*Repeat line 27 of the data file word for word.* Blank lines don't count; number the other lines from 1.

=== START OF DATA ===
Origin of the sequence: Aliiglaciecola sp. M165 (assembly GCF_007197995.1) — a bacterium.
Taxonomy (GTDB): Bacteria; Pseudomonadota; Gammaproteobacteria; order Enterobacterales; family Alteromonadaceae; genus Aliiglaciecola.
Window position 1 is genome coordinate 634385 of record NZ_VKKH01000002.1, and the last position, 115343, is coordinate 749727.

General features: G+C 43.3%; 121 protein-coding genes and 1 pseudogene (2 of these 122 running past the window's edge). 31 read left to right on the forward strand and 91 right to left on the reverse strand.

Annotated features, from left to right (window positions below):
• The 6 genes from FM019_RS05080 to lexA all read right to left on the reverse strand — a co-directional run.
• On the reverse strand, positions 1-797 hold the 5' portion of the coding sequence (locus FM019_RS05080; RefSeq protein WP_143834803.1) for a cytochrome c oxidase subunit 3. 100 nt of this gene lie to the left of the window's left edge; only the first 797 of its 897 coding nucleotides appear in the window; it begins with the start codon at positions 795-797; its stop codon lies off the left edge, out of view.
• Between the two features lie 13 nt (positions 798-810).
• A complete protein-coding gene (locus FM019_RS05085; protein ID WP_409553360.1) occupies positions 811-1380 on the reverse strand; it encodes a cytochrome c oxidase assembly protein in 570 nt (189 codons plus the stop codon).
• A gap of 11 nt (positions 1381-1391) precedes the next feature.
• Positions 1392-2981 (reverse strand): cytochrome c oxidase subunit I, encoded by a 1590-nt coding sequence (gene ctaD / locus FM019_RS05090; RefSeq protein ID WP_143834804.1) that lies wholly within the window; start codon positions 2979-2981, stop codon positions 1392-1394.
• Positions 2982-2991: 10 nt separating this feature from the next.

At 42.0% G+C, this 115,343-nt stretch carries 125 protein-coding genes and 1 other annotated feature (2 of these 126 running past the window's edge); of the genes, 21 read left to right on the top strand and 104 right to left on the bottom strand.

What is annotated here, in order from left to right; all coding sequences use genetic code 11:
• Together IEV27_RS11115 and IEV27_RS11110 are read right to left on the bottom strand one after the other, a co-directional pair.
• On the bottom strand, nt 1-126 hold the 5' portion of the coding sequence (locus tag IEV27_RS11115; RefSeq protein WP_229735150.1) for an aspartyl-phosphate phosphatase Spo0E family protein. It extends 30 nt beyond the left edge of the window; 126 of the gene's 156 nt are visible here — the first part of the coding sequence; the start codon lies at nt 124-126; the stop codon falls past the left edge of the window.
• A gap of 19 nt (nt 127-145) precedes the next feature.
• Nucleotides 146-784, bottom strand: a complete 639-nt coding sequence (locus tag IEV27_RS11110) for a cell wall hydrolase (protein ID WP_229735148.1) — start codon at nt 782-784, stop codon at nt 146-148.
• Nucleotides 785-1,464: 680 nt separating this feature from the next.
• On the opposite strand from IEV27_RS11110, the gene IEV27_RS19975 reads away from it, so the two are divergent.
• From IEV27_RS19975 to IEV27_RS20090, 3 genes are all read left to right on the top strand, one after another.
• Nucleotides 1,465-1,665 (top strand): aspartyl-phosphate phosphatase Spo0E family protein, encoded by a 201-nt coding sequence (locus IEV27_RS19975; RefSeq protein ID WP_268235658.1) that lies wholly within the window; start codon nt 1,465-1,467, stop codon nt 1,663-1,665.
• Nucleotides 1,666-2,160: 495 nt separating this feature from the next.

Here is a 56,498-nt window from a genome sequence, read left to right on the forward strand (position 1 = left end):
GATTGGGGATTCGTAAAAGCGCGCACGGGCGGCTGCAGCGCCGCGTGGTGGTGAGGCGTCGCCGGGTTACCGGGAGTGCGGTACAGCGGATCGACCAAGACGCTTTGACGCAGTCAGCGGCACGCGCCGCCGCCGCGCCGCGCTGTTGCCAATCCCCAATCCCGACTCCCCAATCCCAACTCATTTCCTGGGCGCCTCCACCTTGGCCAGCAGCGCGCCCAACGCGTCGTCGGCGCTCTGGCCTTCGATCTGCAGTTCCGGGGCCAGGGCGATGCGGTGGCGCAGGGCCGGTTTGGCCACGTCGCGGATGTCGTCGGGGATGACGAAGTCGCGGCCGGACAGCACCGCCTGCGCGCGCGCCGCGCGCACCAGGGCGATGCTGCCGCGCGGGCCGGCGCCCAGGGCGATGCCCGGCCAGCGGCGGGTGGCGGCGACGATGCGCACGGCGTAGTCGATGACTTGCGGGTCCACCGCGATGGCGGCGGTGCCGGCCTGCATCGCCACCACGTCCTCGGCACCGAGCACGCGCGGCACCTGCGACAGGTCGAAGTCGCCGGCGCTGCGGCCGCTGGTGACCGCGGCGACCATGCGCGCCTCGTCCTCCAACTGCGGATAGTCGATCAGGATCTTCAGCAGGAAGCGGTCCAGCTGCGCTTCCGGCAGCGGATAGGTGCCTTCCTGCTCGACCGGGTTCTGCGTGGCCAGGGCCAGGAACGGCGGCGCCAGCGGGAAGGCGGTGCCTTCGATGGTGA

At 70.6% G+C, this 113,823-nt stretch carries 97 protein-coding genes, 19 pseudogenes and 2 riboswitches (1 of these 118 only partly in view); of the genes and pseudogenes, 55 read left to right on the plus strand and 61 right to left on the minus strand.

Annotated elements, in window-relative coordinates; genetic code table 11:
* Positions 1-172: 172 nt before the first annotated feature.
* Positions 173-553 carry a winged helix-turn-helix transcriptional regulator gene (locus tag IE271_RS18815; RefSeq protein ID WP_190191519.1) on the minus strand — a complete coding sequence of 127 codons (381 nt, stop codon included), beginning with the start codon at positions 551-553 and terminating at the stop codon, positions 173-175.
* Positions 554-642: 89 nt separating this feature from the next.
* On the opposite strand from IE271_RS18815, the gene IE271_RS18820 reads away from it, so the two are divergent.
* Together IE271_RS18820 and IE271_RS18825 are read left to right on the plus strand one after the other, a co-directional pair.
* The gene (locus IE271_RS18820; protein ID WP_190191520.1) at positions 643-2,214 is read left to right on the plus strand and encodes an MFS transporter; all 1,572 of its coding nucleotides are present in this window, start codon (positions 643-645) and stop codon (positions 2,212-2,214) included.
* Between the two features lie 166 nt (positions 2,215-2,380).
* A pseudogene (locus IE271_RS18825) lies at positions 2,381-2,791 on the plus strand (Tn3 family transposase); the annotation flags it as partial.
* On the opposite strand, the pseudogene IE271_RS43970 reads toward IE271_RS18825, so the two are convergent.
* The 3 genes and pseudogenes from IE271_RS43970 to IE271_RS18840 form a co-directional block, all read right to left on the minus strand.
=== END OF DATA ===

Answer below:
Annotated elements, in window-relative coordinates; genetic code table 11: